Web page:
Arab agrees that it’s important to strike a balance between the need to automate business rules and still allow individuals to have the flexibility to implement business change.

“This is key and the business will need to define its propensity to risk as this will be a key factor in forming a balanced approach,” he says.

High Standards Technology’s Cunningham said a good example of ‘striking this balance’ is if a council is laying new footpaths and planning parameters for the time concrete takes to set are unlikely to change within the planning horizon.

“But the decision on how to handle a tree in the path direction will change constantly. A business rule in the process might state that all exotic trees can be simply ignored and removed or it might say the decision on bypass or removal might be sent to the council arborist group,” he says.

Cunningham says this needs to be handled very early in the process so a business rule will exist to state who needs to be contacted at the beginning of planning.

“Decisions take time and cost money. If they can be predetermined, they save time. If it takes a lot of time to correct a decision that was inappropriate, or worse, the risk of getting it wrong may be fatal in the few instances that the time taken to make a decision needs to be faster than a human can think. In these situations, it has to be automated or not done,” he says.

“If the same decision is being made across millions of situations, the cost factor is huge for intervention. The decision on the balance between automation and invention is mandatory before implementation and cannot be predetermined due to risk and cost.”

More flexibility required

All attendees agreed that organisations need to be more flexible and agile in the way they manage change inside their business as industries become more regulated.

Ken Smyth, sales engineer at Progress, says business is increasingly subject to oversight and complying with changes to regulations such as Basel III, is critical to remaining licensed to operate.

“Therefore, being able to quickly comply with new regulations and not have to undertake IT projects which consume budget and resources, which would otherwise be used to enhance business applications, is crucial to the competitiveness of any business,” he says.

One CIO from the financial sector says that being more agile in managing change is critically important regardless of whether industries are becoming more regulated.

“It has become more of an agent to be more commercially competitive,” he says.

High Standards Technology’s Cunningham adds that better change has always been vital regardless of regulation amendments.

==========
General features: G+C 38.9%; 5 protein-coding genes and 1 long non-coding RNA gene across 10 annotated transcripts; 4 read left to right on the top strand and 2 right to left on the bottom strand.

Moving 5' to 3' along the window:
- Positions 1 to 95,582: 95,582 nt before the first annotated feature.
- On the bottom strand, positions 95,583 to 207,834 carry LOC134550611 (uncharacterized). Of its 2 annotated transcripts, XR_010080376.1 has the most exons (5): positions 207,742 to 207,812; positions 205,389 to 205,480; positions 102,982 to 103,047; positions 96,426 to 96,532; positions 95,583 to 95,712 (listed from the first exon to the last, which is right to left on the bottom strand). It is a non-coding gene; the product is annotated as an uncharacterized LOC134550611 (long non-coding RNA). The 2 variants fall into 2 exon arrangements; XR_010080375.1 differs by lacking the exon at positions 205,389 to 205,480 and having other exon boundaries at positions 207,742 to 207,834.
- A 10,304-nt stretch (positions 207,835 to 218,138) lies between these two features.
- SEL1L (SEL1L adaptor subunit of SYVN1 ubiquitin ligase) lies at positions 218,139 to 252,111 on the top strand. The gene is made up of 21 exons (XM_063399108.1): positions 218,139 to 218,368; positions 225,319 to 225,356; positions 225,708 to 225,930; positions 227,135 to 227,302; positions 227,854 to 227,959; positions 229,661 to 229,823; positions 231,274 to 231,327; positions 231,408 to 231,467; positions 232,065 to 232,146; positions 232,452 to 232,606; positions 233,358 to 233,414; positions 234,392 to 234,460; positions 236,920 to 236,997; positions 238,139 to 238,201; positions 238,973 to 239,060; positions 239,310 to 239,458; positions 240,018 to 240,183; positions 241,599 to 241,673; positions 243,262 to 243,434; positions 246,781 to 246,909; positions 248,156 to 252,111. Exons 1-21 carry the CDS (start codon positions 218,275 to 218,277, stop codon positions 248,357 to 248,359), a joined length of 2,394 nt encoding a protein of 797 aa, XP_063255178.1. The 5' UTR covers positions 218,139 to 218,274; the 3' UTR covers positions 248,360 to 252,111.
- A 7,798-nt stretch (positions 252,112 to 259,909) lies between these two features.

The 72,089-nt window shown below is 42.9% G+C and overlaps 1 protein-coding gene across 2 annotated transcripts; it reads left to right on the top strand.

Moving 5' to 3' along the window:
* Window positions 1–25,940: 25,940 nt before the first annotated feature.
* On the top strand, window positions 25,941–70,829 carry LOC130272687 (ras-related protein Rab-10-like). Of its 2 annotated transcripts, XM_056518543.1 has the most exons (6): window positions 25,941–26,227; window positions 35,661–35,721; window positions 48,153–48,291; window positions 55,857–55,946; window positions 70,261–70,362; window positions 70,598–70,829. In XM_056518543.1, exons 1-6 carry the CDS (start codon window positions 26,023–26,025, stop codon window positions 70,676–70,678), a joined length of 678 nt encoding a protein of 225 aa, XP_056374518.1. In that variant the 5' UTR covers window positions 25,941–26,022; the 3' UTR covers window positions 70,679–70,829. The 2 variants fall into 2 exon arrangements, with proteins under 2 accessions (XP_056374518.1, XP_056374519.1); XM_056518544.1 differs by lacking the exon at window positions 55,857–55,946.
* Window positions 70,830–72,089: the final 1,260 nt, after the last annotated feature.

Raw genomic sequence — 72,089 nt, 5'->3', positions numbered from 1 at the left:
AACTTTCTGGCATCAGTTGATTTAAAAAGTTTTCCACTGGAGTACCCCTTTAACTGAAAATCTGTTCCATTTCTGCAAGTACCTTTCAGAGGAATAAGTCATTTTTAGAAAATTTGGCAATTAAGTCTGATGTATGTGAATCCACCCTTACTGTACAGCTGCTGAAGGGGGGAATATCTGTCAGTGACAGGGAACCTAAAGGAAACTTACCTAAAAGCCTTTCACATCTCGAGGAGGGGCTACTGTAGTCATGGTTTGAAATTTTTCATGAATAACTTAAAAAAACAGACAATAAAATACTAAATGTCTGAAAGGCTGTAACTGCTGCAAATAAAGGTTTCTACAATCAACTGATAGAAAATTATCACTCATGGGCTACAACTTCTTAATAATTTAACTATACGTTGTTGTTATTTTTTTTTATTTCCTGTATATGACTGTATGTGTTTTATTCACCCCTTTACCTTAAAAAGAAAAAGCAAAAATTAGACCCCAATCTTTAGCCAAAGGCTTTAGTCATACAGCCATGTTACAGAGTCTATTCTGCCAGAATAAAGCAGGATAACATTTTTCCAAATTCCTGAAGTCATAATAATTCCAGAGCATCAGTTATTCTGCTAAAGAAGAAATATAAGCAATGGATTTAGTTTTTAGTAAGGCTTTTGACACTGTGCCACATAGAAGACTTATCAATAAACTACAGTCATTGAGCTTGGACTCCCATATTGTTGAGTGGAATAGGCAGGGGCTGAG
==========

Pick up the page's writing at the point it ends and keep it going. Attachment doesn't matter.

The regulation, implementation and planning of any new product or service has become more automated – including change control – and there are areas along this chain where resources are released. This enables more products and services to be unveiled faster, he says.

“Relatively, change is therefore more visible in any activity and there are a greater number of activities, many of which involve regulation. So change has always involved flexibility and agility, it just needs to be managed to deliver efficiencies as with any part of the process. That change in volume needs to be addressed across the sum of all the activities as with any other function,” he says.

Tools for repetition and change

Most attendees intended to use business rules management tools in their businesses in the future, particularly in areas where there are many repetitive processes and a large amount of change.

Assetlink Group’s Arab says his organisation will use these tools where there’s repetition with a certain level of risk.

“Using business rules management makes a lot of sense when there’s a huge return on investment,” he says.

These tools can better manage change by separating areas of ‘high change’ from areas of little change, allowing simpler and cheaper intervention in areas where many alterations to business processes need to be made, says Cunningham.

“They act as an efficiency tool in any activity and are therefore, compulsory for survival,” he says.

Progress’ Law adds that a BRMS enables any organisation to automate repetitive business processes.

“This frees up staff from the routine to manage the complex cases and at the same time, gives the business the ability to easily update the routine in response to changing regulations and market pressure.”